What's interesting to me in the torture debate is to see how a hermeneutic of continuity can be maintained between different church eras. I suppose it's just the development of doctrine at work, a form of which we've seen elsewhere.
In a case of Prot v. Prot (the term 'Prot' meant endearingly), we have these two comments:
Speaking as a Protestant, it seems to me that the so-called "purification of memory" has been carefully attended to in the case of Catholic-Jewish relations, where the Church was _far_ less directly involved, and has been rather neglected in Catholic-Protestant relations.... to which came the response:
As a self identified Protestant, and as a matter of both courtesy and charity, I respectfully request that you read Catholic documents before you criticize the Catholic Church's history. Both before and after the publication of this Bull every Pope, Council, Doctor of the Church or Saint who explicitly taught the faithful on morality of torture taught that torture is immoral.(Now to parse the difference between "Speaking as a Protestant" and "As a self-identified Protestant"...)
I was amused by Lydia McGrew's "You think the way they got robbers and thieves to confess was by playing loud music to them in the middle of the night?" It's hard not to see the 1300s as a rougher age, though Richard C. attempts to make the case:
The unvarnished truth is that neither you or I know hardly anything about Innocent IV and 13th Century Lombardy. We do know that this Papal Bull is being used by some Catholics to morally justify torture and to call into question the validity of Vatican II and the Post Conciliar Popes. We also know that it is being used by anti-Catholic bigots to justify their hatred of the Church.Commenter Billy cut to the chase:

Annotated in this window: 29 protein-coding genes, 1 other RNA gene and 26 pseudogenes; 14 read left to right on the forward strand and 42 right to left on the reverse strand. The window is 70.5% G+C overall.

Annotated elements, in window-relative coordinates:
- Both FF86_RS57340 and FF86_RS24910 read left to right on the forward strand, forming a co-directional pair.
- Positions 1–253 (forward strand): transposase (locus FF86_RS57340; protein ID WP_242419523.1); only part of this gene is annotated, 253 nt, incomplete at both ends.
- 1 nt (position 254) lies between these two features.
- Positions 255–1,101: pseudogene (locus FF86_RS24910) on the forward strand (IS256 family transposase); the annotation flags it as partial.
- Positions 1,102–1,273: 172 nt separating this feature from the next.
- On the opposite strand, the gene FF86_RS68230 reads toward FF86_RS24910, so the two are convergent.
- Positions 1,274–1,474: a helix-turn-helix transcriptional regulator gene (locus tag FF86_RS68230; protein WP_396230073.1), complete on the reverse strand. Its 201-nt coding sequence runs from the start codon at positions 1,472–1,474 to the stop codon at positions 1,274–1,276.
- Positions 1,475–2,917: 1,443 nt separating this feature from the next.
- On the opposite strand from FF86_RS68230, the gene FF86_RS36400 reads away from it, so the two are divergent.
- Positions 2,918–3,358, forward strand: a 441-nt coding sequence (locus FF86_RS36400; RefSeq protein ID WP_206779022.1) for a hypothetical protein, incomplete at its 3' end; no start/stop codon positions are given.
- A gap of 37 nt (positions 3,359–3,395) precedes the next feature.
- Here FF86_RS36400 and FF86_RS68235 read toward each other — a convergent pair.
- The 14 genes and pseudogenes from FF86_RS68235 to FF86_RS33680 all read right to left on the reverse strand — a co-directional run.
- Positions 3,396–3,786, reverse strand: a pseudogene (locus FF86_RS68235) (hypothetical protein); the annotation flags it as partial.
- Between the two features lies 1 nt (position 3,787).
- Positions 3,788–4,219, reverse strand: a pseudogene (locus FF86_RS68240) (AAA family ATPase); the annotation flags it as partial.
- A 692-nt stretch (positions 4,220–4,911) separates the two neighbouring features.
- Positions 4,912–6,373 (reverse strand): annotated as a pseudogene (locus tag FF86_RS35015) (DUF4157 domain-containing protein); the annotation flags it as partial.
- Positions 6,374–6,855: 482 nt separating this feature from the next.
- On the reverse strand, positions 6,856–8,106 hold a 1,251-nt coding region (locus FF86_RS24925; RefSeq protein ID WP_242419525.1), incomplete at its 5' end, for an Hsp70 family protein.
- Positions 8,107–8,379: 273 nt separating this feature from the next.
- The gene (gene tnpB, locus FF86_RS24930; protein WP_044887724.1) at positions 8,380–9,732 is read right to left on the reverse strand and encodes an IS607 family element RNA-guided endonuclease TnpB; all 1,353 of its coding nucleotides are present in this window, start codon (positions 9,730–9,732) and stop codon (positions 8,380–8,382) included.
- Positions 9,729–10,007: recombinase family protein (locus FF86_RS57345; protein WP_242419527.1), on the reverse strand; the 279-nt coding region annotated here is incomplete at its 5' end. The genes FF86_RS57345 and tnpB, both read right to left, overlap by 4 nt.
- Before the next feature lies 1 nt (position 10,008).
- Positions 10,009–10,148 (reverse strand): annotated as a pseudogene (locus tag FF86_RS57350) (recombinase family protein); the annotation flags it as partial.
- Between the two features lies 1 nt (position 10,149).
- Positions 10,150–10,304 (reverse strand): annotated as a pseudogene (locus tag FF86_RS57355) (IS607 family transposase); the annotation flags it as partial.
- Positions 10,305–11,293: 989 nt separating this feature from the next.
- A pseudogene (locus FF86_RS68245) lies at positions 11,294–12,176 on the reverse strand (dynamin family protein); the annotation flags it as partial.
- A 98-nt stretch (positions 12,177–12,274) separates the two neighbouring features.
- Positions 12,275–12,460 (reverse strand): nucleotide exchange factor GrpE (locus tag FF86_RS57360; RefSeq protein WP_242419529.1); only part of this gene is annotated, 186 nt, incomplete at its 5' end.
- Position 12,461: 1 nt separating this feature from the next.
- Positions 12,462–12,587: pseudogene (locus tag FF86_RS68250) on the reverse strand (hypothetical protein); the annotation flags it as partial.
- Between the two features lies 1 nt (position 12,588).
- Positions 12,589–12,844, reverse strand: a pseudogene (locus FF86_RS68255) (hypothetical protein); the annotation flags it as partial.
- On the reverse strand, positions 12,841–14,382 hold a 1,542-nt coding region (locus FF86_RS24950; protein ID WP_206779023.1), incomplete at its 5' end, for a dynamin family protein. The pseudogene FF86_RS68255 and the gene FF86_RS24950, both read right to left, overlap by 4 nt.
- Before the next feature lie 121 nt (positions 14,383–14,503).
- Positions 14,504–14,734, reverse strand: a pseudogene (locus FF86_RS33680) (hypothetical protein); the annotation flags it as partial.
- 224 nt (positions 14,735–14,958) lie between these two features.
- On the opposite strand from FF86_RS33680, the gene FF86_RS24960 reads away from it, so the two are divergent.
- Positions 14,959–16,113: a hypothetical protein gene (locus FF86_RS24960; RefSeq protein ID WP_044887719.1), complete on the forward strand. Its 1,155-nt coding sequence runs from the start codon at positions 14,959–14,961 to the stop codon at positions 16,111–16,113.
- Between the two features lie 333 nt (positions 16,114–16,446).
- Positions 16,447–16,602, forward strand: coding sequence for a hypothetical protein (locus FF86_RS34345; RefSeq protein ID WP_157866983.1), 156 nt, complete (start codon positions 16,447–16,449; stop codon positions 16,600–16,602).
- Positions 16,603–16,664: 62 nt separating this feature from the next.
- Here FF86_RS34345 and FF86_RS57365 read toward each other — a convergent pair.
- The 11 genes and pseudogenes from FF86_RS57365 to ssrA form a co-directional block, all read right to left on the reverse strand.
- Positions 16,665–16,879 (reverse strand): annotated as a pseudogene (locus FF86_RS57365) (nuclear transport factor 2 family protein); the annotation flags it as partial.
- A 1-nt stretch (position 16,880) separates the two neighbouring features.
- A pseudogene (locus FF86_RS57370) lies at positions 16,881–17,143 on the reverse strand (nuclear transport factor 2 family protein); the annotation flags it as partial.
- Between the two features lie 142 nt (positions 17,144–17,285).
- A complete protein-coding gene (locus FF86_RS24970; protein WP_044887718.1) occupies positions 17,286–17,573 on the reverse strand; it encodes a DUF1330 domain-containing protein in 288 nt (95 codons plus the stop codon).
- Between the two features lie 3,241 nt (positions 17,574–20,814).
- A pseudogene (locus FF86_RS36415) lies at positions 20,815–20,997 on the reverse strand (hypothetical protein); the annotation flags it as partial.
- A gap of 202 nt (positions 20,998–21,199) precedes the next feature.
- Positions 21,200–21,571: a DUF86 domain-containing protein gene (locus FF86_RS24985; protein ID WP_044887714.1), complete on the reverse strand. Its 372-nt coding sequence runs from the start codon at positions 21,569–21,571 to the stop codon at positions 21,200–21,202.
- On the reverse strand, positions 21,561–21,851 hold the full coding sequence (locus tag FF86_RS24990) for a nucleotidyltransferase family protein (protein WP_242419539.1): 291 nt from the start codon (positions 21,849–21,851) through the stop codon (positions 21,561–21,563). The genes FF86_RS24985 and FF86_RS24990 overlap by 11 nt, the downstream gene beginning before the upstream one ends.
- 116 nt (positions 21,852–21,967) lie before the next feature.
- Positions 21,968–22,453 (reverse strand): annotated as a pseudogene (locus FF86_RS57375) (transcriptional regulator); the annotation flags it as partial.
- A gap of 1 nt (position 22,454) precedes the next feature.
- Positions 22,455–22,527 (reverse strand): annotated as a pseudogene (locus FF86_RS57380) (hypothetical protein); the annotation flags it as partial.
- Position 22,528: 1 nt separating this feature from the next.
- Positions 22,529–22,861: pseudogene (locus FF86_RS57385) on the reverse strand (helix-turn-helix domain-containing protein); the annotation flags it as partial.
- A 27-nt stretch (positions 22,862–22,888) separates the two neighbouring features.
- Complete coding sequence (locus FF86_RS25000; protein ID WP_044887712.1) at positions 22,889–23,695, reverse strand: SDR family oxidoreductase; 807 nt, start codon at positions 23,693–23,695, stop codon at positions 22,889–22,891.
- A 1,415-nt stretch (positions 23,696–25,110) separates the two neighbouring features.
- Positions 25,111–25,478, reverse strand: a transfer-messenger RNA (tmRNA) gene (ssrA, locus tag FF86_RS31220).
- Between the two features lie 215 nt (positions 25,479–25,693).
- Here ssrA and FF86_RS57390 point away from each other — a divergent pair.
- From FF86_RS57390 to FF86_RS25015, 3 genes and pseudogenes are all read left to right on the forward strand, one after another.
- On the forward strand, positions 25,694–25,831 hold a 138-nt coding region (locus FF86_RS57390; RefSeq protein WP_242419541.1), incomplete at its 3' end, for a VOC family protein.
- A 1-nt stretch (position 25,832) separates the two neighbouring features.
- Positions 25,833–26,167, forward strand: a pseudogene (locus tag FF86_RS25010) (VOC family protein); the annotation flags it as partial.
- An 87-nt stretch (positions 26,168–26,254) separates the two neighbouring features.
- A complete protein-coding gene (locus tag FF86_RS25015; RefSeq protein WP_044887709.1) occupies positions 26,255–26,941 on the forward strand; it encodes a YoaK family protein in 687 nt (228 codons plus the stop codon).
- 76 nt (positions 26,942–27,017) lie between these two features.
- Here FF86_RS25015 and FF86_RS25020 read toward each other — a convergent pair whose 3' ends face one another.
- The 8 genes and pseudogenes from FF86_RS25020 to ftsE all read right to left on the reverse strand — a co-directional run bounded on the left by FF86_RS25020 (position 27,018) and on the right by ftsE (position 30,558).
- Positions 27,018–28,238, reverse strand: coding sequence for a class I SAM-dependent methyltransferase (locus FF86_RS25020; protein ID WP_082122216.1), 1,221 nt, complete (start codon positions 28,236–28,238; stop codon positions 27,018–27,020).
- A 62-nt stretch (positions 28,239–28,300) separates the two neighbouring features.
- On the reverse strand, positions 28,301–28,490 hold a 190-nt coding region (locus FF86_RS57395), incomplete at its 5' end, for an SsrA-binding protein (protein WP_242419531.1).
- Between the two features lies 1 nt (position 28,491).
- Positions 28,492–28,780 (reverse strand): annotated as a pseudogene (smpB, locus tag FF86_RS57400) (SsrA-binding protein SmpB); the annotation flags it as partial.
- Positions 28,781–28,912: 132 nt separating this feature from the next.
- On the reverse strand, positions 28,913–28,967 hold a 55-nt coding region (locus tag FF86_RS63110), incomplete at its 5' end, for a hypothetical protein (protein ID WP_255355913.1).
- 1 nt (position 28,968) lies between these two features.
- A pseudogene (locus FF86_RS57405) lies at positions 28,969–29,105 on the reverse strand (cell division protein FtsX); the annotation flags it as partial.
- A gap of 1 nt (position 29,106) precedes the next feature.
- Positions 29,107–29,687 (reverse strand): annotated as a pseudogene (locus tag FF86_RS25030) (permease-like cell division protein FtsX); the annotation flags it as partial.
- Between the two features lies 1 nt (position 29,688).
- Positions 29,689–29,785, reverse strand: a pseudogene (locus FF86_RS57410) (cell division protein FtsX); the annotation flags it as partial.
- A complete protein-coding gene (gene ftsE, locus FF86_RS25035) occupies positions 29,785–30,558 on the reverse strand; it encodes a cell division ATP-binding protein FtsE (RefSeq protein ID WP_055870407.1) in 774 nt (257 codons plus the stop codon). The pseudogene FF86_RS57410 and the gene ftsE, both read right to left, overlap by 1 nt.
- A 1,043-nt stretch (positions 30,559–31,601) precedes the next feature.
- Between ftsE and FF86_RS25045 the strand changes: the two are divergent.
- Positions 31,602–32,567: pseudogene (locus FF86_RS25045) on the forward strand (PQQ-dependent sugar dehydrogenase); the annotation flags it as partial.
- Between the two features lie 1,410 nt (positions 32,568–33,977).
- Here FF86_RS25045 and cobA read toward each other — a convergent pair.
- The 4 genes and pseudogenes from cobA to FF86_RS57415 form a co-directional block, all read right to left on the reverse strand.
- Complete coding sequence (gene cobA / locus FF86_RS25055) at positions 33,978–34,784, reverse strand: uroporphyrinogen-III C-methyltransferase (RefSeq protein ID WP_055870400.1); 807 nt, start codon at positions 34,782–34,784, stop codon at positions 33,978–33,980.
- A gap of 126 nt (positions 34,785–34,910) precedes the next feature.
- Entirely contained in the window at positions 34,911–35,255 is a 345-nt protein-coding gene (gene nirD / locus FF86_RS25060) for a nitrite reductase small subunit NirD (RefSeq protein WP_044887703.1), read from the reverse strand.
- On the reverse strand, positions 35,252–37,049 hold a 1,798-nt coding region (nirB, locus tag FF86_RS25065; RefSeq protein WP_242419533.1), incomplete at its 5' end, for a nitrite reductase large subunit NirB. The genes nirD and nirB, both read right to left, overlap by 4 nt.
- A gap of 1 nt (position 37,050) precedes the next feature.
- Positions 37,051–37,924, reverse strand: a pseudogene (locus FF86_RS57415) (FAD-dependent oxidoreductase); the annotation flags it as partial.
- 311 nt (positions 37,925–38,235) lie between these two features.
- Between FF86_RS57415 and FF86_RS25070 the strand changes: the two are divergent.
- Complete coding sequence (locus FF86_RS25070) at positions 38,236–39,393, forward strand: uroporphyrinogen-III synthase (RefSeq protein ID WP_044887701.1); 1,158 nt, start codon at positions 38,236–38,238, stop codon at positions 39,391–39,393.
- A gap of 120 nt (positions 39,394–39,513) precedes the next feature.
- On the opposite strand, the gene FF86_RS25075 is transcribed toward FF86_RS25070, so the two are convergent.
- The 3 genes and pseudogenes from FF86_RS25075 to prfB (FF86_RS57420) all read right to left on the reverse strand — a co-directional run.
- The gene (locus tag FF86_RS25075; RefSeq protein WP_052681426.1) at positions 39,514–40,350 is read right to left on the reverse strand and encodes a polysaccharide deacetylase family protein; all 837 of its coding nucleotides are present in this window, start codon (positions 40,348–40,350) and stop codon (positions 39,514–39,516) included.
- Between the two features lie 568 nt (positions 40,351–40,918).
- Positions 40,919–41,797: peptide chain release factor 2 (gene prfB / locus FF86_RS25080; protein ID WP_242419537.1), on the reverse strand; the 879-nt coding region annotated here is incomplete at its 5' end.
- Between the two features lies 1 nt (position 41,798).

My personal opinion is that the Church is indicating acts of torture are immoral, and there are indeed acts of coercion that are immoral, and therefore (surprise: apparently new formulation of doctrine) some past practices were damnable and ought to be damned. And at the same time the recent teaching is not YET trying to indicate that all forms of coercion are of themselves, of their very nature, intrinsically immoral , (as, for starters, some acts that would not normally rise to the degree of harshness that we associate with the term torture) - the new position is trying to leave some space for further development, further elucidation as time goes on. That is, while She may indeed wish to condemn as evil all torture, She does not at this time wish to declare as intrinsically evil all forms of coercion because the subject needs more development.
As a result, She treads somewhat lightly on dealing with a broad category that includes torture but also includes acts that do not arise to "torture". Calling the entire category "intrinsically evil" without distinction seems beyond what the Church wishes to teach at this time.